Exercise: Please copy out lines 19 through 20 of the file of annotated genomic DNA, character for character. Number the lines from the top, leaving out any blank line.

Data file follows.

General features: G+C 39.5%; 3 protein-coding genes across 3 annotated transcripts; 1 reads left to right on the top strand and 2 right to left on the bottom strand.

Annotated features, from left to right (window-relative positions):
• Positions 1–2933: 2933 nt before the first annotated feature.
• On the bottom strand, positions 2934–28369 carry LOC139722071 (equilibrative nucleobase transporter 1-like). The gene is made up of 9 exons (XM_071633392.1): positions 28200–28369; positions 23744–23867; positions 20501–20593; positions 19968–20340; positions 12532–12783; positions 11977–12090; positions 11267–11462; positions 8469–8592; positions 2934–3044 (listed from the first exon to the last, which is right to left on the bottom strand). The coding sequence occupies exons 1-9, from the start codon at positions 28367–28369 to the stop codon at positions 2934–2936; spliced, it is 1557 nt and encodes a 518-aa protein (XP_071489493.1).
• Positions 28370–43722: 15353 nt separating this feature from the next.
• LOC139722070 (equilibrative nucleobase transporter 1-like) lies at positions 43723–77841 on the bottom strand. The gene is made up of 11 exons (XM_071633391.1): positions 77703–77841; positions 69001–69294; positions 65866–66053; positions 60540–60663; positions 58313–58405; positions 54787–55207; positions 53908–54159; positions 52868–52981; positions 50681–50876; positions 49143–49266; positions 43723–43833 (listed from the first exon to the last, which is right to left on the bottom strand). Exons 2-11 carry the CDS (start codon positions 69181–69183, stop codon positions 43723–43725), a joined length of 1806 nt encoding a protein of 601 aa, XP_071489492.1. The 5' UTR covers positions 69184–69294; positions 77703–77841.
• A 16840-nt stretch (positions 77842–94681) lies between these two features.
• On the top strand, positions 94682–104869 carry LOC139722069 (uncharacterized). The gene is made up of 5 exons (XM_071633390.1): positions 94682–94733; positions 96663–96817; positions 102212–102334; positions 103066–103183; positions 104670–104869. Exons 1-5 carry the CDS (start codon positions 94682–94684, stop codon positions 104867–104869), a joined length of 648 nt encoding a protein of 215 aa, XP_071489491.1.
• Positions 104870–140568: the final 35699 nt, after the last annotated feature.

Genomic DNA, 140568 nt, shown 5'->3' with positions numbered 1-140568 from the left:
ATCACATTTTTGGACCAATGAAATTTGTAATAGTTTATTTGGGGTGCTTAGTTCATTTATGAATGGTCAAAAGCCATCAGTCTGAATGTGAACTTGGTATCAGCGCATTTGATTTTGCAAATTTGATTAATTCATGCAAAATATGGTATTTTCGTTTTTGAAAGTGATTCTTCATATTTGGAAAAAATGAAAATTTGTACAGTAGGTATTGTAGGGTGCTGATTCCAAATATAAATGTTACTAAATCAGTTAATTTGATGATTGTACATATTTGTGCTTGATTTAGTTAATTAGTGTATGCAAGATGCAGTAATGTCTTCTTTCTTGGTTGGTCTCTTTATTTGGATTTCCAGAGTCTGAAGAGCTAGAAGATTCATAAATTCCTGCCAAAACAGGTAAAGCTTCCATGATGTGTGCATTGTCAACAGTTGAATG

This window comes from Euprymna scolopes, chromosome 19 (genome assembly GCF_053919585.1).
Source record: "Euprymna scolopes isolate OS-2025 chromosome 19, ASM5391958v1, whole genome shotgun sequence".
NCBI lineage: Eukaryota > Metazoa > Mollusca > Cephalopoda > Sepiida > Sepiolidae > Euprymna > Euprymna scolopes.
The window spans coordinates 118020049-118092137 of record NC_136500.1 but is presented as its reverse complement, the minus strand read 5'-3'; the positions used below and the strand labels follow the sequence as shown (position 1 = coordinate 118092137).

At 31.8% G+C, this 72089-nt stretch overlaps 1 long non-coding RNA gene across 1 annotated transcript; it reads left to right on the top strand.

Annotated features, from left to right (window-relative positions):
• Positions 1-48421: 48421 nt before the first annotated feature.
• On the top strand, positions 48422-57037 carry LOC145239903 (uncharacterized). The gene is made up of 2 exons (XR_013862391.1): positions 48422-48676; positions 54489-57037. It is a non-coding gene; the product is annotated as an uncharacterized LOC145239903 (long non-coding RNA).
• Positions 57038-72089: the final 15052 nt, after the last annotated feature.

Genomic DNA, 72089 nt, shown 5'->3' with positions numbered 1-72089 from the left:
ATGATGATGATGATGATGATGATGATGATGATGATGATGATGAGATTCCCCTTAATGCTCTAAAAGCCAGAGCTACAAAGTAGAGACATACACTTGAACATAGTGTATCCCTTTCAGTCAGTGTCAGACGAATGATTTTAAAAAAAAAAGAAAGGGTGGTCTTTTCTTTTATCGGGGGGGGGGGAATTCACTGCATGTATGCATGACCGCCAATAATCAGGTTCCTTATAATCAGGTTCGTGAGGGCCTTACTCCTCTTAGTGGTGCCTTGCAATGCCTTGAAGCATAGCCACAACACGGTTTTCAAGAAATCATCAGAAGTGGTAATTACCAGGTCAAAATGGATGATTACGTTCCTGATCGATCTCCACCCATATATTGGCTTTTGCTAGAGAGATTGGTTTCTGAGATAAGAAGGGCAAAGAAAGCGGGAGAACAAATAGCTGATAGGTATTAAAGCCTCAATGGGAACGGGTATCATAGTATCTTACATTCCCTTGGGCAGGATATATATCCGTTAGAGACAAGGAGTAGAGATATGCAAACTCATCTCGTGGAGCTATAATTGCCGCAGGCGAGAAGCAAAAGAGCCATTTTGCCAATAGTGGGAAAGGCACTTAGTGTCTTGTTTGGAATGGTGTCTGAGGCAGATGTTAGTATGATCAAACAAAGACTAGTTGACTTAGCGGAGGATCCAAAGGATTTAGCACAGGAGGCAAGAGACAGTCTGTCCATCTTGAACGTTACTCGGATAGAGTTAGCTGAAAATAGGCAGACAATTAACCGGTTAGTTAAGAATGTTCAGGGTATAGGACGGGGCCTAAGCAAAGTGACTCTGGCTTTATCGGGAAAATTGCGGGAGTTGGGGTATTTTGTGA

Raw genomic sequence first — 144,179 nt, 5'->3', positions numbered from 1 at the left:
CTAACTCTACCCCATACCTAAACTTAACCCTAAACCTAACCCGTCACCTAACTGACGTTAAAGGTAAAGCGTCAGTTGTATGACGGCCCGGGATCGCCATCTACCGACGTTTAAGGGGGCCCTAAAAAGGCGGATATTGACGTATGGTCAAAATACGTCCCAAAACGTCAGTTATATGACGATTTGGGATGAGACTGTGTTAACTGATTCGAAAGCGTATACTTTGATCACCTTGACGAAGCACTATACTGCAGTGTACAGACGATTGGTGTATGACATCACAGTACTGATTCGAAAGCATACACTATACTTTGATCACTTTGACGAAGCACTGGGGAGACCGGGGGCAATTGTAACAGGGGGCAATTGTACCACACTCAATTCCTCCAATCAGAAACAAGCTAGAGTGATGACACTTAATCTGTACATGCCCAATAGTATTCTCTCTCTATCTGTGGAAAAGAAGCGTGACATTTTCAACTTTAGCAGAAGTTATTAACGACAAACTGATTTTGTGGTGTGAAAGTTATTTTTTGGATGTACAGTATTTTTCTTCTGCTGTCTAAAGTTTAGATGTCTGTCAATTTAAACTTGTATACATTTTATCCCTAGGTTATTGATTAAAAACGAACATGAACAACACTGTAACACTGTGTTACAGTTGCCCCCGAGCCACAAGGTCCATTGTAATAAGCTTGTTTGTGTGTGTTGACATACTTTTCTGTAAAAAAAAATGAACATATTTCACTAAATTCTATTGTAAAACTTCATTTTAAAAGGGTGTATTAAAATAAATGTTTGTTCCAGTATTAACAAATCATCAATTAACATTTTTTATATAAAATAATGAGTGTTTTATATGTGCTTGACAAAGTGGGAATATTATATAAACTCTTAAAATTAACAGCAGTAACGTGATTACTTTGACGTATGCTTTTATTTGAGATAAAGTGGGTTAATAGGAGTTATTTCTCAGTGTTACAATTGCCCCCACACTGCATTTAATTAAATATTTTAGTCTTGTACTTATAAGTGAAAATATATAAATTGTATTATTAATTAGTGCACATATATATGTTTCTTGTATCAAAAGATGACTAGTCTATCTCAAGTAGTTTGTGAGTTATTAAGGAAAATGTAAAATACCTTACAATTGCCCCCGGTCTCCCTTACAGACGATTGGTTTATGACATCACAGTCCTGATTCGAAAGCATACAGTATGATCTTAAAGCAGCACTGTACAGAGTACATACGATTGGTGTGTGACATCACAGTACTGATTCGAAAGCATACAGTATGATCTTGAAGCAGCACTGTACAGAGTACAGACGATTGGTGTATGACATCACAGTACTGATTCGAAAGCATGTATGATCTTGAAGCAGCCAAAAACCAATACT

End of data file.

• On the top strand, positions 48422-57037 carry LOC145239903 (uncharacterized). The gene is made up of 2 exons (XR_013862391.1): positions 48422-48676; positions 54489-57037. It is a non-coding gene; the product is annotated as an uncharacterized LOC145239903 (long non-coding RNA).
• Positions 57038-72089: the final 15052 nt, after the last annotated feature.